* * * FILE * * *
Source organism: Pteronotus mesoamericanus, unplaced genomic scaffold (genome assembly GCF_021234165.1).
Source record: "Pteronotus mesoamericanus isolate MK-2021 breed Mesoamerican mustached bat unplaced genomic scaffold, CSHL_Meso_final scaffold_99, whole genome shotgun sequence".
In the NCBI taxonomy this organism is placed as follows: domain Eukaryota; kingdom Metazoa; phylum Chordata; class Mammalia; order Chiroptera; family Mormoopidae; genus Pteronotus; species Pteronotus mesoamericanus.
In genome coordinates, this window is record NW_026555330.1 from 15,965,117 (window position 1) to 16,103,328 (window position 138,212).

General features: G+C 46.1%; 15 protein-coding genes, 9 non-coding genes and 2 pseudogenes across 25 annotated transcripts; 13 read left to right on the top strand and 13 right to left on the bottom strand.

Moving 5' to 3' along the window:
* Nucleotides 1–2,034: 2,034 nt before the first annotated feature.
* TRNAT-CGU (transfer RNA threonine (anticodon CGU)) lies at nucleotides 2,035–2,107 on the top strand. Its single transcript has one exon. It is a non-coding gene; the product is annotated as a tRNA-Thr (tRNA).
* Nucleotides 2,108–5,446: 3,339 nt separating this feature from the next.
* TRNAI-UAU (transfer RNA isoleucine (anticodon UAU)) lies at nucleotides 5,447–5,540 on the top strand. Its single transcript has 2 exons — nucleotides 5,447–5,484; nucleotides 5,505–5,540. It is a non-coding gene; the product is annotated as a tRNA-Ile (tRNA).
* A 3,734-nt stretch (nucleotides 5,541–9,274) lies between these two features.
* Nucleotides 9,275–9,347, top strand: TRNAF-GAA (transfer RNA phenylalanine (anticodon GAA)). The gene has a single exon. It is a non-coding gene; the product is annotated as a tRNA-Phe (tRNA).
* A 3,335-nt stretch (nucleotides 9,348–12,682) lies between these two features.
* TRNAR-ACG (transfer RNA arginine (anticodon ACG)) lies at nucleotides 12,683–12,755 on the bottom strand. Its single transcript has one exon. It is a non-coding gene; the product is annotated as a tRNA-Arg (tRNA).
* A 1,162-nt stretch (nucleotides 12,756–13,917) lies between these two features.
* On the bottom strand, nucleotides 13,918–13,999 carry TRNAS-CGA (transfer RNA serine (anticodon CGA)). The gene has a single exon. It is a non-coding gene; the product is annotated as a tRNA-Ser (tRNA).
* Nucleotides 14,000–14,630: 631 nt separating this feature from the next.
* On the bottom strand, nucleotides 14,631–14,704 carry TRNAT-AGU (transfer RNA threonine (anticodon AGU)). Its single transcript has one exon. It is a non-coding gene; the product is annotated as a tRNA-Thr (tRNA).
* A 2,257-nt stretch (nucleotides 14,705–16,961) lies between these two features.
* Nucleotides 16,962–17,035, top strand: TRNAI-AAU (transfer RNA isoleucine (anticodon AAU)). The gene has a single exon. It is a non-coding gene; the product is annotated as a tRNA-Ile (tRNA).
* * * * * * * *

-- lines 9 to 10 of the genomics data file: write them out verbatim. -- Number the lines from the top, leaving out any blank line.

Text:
* Nucleotides 2,108–5,446: 3,339 nt separating this feature from the next.
* TRNAI-UAU (transfer RNA isoleucine (anticodon UAU)) lies at nucleotides 5,447–5,540 on the top strand. Its single transcript has 2 exons — nucleotides 5,447–5,484; nucleotides 5,505–5,540. It is a non-coding gene; the product is annotated as a tRNA-Ile (tRNA).